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The Powerhouse Terpene: Camphene

Welcome back, Spaced Cadets!! This week we will discuss the terpene Camphene! Camphene is a monoterpene found in many plants, such as rosemary, ginger, and fir! This article has terrific information that I know you will all love!


Camphene, sometimes called comphene, is a non-psychoactive terpene with many incredible benefits. The terpene originates from camphor oil that has been used for centuries in parts of Asia. Camphene has anti-bacterial and anti-fungal, and antioxidant properties. It is a valuable ingredient in skin care products to help with eczema and psoriasis. It can also help with respiratory, cardiovascular, and inflammation. Camphene can help battle bronchitis while acting as a cough suppressant in its vapor form. There also have been studies where Camphene acted as a lipid-lowering agent. It also helped by lowering cholesterol levels in treating coronary heart disease and cardiovascular disease! Camphene helps with offering relaxing or calming effects. It also acts as a pain-relieving if you need relief. Combining vitamin C and Camphene can be a powerful combination to help with stress naturally. Combining with other terpenes helps with reducing inflammation. The terpene causes a cooling sensation when applied topically! There have been multiple studies for Camphene, all with tremendous results! A study in 2016 saw the role of Camphene and cardiovascular disease and indicated that it “probably lowers plasma triglycerides.” An earlier study in 2011 was to see the ability of Camphene to lower cholesterol and to prevent or treat coronary heart disease; the results showed “the use of camphene as an alternative lipid-lowering agent and merit further evaluation.”


Camphene is a colorless, crystalline monoterpene used as a substitute for Camphor. Camphor was made by distilling the bark and wood of camphor trees to help stimulate nerves and help with pain and itching. Camphene is considered a powerhouse terpene that has many great health benefits. It is used as a fragrance or a flavoring agent; it has a strong scent of pine and forest. They even used it back then for fireworks and torches. You can also find this terpene in sage, camphor, spruce, and cypress.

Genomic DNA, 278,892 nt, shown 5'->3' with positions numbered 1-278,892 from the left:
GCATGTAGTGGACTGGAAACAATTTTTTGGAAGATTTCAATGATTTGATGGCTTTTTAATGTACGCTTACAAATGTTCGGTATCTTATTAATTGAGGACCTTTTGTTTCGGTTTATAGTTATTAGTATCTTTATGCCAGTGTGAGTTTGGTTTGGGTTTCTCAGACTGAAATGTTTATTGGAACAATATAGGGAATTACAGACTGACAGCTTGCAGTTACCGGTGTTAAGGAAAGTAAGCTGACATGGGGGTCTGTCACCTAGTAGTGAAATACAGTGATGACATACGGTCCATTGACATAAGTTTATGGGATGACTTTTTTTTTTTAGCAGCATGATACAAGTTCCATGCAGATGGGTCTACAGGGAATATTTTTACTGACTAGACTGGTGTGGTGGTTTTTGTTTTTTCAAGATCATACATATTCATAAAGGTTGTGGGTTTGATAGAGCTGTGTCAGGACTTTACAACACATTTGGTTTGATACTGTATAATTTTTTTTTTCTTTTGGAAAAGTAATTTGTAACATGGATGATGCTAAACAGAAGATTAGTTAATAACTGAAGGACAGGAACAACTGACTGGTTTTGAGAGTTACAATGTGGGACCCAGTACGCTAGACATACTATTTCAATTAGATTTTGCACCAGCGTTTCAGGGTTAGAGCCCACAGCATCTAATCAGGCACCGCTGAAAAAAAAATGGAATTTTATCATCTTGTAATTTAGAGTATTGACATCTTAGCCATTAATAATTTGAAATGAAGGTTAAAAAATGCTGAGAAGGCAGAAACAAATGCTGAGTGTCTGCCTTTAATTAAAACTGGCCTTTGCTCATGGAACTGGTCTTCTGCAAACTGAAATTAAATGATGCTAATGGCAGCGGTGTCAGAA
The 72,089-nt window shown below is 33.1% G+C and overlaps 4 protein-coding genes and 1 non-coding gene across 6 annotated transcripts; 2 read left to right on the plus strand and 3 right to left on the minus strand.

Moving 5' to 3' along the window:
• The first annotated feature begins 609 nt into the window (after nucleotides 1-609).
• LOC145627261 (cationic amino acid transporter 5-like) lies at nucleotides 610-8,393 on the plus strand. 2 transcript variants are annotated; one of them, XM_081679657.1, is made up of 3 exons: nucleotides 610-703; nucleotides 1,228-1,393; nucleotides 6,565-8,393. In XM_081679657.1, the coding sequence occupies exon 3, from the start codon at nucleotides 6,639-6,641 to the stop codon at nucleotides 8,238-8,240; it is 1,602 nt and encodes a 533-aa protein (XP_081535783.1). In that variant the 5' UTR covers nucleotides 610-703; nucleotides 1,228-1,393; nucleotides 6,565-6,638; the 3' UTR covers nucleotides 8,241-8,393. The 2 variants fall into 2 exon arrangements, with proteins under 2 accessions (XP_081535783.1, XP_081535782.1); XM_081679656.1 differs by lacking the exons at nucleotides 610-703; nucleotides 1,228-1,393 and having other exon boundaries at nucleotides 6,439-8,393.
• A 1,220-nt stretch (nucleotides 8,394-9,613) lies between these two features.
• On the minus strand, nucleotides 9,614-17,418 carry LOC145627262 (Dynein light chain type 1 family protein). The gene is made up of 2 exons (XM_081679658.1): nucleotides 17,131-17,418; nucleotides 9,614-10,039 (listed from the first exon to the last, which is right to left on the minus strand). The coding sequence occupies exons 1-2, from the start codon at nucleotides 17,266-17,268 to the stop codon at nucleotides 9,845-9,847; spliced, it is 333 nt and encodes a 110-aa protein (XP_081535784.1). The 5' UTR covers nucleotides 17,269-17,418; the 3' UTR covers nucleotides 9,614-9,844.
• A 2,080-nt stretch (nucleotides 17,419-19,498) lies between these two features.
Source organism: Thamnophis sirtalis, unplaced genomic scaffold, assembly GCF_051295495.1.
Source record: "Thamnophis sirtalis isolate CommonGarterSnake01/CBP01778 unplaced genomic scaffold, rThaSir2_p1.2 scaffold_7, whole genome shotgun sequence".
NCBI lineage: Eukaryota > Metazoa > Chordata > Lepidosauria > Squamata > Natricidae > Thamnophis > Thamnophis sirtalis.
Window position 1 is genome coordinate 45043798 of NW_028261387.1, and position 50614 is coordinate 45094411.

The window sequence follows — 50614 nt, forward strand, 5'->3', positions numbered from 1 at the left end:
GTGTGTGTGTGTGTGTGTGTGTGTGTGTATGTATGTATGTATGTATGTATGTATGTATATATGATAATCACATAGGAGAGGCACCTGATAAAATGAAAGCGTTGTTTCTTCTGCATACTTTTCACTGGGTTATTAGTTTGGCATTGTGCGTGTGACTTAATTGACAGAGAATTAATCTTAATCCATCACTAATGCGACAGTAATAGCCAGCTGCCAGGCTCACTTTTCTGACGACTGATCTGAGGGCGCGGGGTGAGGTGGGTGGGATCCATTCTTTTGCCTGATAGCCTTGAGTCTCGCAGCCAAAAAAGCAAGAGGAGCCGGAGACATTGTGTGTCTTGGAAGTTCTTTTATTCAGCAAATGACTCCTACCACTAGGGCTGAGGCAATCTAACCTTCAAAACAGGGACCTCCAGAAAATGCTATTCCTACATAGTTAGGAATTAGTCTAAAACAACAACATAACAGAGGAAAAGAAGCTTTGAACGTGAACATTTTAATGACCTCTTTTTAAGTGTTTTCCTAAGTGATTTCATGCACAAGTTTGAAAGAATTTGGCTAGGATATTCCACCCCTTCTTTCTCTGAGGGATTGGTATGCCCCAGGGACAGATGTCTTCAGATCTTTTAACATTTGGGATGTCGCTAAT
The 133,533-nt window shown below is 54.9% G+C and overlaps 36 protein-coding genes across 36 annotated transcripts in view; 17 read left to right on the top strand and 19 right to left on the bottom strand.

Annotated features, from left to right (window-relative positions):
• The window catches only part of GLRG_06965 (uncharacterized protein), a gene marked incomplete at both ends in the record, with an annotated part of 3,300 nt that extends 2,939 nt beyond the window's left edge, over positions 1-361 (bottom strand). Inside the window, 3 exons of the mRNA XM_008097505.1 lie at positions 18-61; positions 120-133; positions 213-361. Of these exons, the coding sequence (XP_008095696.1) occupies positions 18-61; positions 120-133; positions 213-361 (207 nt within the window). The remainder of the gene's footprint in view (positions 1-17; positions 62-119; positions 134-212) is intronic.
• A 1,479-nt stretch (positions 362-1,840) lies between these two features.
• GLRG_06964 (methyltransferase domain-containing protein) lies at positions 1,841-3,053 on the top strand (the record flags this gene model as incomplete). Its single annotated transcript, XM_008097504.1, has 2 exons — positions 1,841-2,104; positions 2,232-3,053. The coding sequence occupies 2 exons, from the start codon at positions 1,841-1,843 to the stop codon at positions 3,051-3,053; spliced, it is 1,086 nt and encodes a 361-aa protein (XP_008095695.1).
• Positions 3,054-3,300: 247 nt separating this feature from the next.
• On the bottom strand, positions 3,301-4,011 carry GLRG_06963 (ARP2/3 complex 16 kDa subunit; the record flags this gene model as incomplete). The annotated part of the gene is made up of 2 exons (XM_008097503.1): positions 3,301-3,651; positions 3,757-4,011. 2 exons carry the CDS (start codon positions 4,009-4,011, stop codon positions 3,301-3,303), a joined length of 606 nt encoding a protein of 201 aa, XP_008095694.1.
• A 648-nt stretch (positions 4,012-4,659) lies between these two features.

The most abundant strains in Camphene are White Widow, Strawberry Kush, Banana Kush, Wonka Bars, and White Cookies. If you are still determining which strains have some Camphene, look for a woody aroma like Pinene. Even though some strains can contain 0.2% of Camphene, in strains that are testing from 15-20%, you can find more Camphene in it too.

After learning more about Camphene, I see where they get calling it a powerhouse! It has many incredible benefits that can help people with asthma, heart disease, and skin diseases. If you think this powerhouse terpene can help you try our Wonka Barz Disposable with Camphene in it! Our great budtenders will assist you if you have any questions!




Sources

“Camphene Profile: Monoterpenes: Eybna Technologies.” Eybna, eybna.com/terpene/camphene-terpene-profile/. Accessed 9 Aug. 2023.

“Camphene.” Leafly, 10 Dec. 2020, www.leafly.com/learn/cannabis-glossary/camphene.

“Camphor: Overview, Uses, Side Effects, Precautions, Interactions, Dosing and Reviews.” WebMD, www.webmd.com/vitamins/ai/ingredientmono-709/camphor#:~:text=Reviews%20(22)-,Overview,such%20as%20pain%20and%20itching. Accessed 9 Aug. 2023.

Cargyle, Steve. “What Is Camphene? Benefits & Effects of This Cannabis Terpene.” Finest Labs, 23 Sept. 2021, finestlabs.com/camphene-terpene/.

Editors, Weedmaps. “Camphene.” Weedmaps, 20 June 2022, weedmaps.com/learn/the-plant/camphene.

Robbins, Curt. “Understanding Terpenes: Camphene.” Strainprint Technologies Inc., 13 Feb. 2020, strainprint.ca/understanding-terpenes-camphene/.

Vallianou, Ioanna, and Margarita Hadzopoulou-Cladaras. “Camphene, a Plant Derived Monoterpene, Exerts Its Hypolipidemic Action by Affecting SREBP-1 and MTP Expression.” PloS One, 19 Jan. 2016, www.ncbi.nlm.nih.gov/pmc/articles/PMC4718691/.

Vallianou, Ioanna, et al. “Camphene, a Plant-Derived Monoterpene, Reduces Plasma Cholesterol and Triglycerides in Hyperlipidemic Rats Independently of HMG-COA Reductase Activity.” PLOS ONE, 3 Nov. 2011, journals.plos.org/plosone/article?id=10.1371%2Fjournal.pone.0020516#s3.


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